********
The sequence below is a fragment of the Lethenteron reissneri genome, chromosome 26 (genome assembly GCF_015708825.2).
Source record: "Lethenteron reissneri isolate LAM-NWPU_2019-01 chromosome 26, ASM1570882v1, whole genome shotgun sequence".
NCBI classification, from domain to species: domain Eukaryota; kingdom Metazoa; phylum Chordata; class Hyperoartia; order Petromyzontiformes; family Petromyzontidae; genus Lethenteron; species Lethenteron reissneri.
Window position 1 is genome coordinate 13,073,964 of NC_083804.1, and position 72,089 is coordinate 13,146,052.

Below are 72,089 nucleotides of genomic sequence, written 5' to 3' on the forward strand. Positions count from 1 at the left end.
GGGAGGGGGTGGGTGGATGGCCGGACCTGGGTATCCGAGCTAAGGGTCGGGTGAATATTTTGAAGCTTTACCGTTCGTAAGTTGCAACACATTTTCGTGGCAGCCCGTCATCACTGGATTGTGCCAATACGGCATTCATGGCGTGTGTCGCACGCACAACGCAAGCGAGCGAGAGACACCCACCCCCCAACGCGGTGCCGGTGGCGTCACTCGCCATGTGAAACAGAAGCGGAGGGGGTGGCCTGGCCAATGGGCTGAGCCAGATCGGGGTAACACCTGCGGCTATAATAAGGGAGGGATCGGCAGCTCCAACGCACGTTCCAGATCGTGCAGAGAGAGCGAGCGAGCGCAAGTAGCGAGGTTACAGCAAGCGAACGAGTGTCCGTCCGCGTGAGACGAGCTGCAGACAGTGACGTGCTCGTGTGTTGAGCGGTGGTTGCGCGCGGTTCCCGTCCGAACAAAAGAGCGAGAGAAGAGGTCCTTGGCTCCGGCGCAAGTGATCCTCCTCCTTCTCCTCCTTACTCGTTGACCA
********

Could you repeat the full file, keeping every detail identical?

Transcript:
The sequence below is a fragment of the Lethenteron reissneri genome, chromosome 26 (genome assembly GCF_015708825.2).
Source record: "Lethenteron reissneri isolate LAM-NWPU_2019-01 chromosome 26, ASM1570882v1, whole genome shotgun sequence".
NCBI classification, from domain to species: domain Eukaryota; kingdom Metazoa; phylum Chordata; class Hyperoartia; order Petromyzontiformes; family Petromyzontidae; genus Lethenteron; species Lethenteron reissneri.
Window position 1 is genome coordinate 13,073,964 of NC_083804.1, and position 72,089 is coordinate 13,146,052.

Below are 72,089 nucleotides of genomic sequence, written 5' to 3' on the forward strand. Positions count from 1 at the left end.
GGGAGGGGGTGGGTGGATGGCCGGACCTGGGTATCCGAGCTAAGGGTCGGGTGAATATTTTGAAGCTTTACCGTTCGTAAGTTGCAACACATTTTCGTGGCAGCCCGTCATCACTGGATTGTGCCAATACGGCATTCATGGCGTGTGTCGCACGCACAACGCAAGCGAGCGAGAGACACCCACCCCCCAACGCGGTGCCGGTGGCGTCACTCGCCATGTGAAACAGAAGCGGAGGGGGTGGCCTGGCCAATGGGCTGAGCCAGATCGGGGTAACACCTGCGGCTATAATAAGGGAGGGATCGGCAGCTCCAACGCACGTTCCAGATCGTGCAGAGAGAGCGAGCGAGCGCAAGTAGCGAGGTTACAGCAAGCGAACGAGTGTCCGTCCGCGTGAGACGAGCTGCAGACAGTGACGTGCTCGTGTGTTGAGCGGTGGTTGCGCGCGGTTCCCGTCCGAACAAAAGAGCGAGAGAAGAGGTCCTTGGCTCCGGCGCAAGTGATCCTCCTCCTTCTCCTCCTTACTCGTTGACCA